NUI Galway allays asbestos fears on campus

NUI Galway

NUI Galway has allayed fears of an asbestos problem on campus after confirmation that the highly toxic substance had been removed from the campus on thirteen separate occasions between March 2010 and June 2014.

A Freedom of Information request revealed that asbestos was found and removed from locations like the iconic Quadrangle building, Nuns Island and the Fisheries Field.

Twelve out of the thirteen findings were in relation to refurbishments to existing buildings ranging from removal of windows to refurbishment of roofs. The other involved a building due for demolition.

The University stated that “the asbestos was safely removed in accordance with The Safety Health & Welfare at Work (Exposure to Asbestos) Regulations 2006 and the Safety Health and Welfare at Work (Construction) Regulations, 2006.”

They went onto say that the asbestos posed no danger to staff and students alike present on campus during its removal.

“Most of the asbestos removed was external to the buildings and was in the form of asbestos cement products on roofs or wall cladding. These were all carefully removed, strictly avoiding the use of any cutting or grinding of the cement products.

“All of the asbestos cement products were double wrapped in polythene and disposed of through licensed contractors” said a University spokesperson.

The contractors who were tasked with safely removing the asbestos from across the campus were John Higgins Builder & Contractor, John McNamara & Sons Ltd, Carey Development Ltd, Purcell Construction Ltd and JSL Group Ltd.

In relation to asbestos being found internally within buildings, the University were unequivocal “where asbestos was removed internally the areas were sealed off from students and staff in accordance with best practice. Airborne asbestos monitoring was also carried out for NUIG by Environmental Air Monitoring Specialists during and after the removal process.”

All these safety precautions mean that there was little or no risk of exposure to anyone on campus during that time.

The University stressed that there was a plan of action which was followed to safely remove the asbestos.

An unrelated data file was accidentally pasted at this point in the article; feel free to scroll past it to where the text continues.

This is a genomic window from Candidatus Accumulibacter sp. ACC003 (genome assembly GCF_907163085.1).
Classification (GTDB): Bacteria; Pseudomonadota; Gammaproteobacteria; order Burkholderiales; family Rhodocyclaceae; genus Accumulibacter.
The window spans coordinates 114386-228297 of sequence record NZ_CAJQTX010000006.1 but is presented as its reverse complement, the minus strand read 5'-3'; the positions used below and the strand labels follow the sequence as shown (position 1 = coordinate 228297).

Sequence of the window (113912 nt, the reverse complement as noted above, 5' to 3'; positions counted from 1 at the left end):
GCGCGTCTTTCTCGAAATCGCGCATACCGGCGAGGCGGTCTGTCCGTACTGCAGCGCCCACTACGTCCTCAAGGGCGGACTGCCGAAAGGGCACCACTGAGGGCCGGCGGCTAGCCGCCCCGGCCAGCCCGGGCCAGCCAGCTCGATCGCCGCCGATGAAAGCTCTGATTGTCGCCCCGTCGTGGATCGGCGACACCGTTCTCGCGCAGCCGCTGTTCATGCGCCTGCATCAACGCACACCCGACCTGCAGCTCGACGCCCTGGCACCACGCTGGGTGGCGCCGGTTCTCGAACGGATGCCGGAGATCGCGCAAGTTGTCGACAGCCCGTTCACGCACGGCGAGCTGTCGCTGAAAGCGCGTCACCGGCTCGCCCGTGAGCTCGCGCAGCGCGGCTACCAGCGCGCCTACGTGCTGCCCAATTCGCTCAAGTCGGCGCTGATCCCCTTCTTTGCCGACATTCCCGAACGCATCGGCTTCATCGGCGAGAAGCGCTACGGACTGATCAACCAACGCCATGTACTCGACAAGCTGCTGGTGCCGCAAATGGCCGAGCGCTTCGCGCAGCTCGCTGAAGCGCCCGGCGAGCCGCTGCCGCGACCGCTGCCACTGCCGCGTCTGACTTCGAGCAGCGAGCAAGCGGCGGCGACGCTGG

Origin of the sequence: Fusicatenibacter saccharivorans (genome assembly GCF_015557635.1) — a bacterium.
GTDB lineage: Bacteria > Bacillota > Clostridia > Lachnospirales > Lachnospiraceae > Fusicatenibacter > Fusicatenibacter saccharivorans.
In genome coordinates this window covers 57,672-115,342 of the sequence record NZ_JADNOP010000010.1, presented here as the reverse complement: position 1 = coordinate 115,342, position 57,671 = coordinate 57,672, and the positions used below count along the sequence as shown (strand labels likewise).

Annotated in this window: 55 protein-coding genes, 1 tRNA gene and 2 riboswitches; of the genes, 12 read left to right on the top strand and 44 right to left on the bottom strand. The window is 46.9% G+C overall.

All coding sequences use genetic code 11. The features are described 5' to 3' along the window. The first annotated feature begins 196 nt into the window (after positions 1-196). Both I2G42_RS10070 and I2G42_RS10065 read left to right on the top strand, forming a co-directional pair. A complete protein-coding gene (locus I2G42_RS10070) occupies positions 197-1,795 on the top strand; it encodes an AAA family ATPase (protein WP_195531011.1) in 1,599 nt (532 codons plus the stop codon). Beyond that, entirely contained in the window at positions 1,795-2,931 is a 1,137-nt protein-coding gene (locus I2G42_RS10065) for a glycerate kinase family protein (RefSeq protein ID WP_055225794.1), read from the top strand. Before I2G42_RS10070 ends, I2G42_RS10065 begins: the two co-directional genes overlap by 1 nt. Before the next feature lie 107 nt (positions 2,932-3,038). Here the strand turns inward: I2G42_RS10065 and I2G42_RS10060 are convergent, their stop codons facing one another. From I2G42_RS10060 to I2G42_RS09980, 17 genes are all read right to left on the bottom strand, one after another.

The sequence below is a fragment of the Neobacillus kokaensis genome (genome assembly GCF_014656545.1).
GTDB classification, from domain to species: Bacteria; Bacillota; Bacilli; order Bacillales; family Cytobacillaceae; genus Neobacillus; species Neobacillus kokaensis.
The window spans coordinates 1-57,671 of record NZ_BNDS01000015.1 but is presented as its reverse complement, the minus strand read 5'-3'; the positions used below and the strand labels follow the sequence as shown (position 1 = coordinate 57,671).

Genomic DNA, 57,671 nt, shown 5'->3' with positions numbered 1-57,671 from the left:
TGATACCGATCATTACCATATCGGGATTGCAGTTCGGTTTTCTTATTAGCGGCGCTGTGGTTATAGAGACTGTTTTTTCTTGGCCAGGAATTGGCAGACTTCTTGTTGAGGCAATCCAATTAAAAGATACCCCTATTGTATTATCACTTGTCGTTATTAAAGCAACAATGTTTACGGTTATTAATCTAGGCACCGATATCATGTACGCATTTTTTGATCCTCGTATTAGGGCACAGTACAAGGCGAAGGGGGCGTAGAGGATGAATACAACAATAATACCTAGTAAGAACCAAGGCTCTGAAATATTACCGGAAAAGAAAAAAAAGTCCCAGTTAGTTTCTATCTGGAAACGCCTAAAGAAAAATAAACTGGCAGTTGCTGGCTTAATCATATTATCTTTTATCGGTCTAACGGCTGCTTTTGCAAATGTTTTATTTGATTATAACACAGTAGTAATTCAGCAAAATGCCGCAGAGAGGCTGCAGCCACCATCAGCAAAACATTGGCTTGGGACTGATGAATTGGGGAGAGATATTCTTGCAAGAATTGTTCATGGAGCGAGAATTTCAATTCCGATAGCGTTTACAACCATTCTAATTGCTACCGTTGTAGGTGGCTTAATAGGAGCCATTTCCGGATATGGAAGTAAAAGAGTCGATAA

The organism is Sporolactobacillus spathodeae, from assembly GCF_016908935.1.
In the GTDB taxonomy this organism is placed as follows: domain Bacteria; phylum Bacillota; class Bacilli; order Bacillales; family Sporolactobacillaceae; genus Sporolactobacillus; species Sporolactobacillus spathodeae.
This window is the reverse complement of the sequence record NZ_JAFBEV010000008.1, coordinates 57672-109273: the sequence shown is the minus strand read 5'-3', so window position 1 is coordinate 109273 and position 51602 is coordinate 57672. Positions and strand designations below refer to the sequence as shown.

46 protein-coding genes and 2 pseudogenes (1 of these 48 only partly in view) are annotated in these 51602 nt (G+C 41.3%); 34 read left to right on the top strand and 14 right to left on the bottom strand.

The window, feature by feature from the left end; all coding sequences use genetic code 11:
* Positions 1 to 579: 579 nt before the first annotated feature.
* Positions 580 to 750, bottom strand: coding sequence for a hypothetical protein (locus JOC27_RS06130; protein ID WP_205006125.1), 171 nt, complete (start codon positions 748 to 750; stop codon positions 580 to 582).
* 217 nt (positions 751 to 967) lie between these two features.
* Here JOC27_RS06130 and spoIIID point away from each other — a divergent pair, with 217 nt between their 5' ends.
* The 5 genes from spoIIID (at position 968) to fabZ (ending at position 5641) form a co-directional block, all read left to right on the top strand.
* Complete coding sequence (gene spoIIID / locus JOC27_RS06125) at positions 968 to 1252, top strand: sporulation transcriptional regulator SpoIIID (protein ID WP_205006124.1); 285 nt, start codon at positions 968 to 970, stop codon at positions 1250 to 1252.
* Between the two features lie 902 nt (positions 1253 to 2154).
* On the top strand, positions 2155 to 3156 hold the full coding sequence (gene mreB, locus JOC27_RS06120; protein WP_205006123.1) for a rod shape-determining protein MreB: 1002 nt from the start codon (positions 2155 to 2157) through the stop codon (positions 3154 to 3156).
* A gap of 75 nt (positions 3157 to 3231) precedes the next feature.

“The contractors removing the materials were working to a plan of work, wearing the appropriate personal protective equipment for the work, under the direction and supervision of a Project Supervisor Design Process and Project Supervisor Construction Stage and in accordance with best practice.”

While no students or staff members were put in any danger during the removal of the asbestos, the University have admitted the potential for more asbestos to be found on campus.

“In a campus with buildings ranging up to 170 years old, that potential exists [for more asbestos to be present on campus]. Arrangements for planning works on the university campus take account of the associated need for due diligence around this issue.”

The University’s policy of dealing with asbestos has been thorough in complying with their statutory obligations through “risk assessments and building surveys by specialists. The information is collated in an Asbestos Register which records details of known asbestos, an assessment of its condition, and, where removal is not currently required, what controls are in place to avoid exposure.”

Asbestos is a naturally occurring mineral, made up of long thin fibres, which can be dangerous if they are inhaled as dust. They contribute to increased risk of lung cancer, scarring of the lung tissue, and mesothelioma – cancer of the lining of the chest and the lining of the abdominal cavity.